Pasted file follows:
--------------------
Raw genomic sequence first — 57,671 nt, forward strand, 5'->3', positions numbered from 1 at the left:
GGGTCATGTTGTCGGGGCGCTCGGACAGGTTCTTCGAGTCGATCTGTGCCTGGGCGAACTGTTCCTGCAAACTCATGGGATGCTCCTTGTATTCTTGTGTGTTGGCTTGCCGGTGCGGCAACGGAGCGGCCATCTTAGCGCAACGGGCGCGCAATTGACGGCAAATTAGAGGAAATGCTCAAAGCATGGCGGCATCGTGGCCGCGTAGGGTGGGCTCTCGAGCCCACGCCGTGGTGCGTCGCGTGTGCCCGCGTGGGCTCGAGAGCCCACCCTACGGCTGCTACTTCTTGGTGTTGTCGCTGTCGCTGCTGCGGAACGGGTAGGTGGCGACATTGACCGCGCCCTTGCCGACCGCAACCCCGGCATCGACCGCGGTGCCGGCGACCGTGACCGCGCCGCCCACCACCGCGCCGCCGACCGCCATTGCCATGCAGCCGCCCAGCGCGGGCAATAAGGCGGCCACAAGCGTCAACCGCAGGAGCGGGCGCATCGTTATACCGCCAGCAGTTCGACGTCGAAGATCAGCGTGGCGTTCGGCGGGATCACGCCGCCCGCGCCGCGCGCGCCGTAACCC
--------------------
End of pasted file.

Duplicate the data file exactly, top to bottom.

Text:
Raw genomic sequence first — 57,671 nt, forward strand, 5'->3', positions numbered from 1 at the left:
GGGTCATGTTGTCGGGGCGCTCGGACAGGTTCTTCGAGTCGATCTGTGCCTGGGCGAACTGTTCCTGCAAACTCATGGGATGCTCCTTGTATTCTTGTGTGTTGGCTTGCCGGTGCGGCAACGGAGCGGCCATCTTAGCGCAACGGGCGCGCAATTGACGGCAAATTAGAGGAAATGCTCAAAGCATGGCGGCATCGTGGCCGCGTAGGGTGGGCTCTCGAGCCCACGCCGTGGTGCGTCGCGTGTGCCCGCGTGGGCTCGAGAGCCCACCCTACGGCTGCTACTTCTTGGTGTTGTCGCTGTCGCTGCTGCGGAACGGGTAGGTGGCGACATTGACCGCGCCCTTGCCGACCGCAACCCCGGCATCGACCGCGGTGCCGGCGACCGTGACCGCGCCGCCCACCACCGCGCCGCCGACCGCCATTGCCATGCAGCCGCCCAGCGCGGGCAATAAGGCGGCCACAAGCGTCAACCGCAGGAGCGGGCGCATCGTTATACCGCCAGCAGTTCGACGTCGAAGATCAGCGTGGCGTTCGGCGGGATCACGCCGCCCGCGCCGCGCGCGCCGTAACCC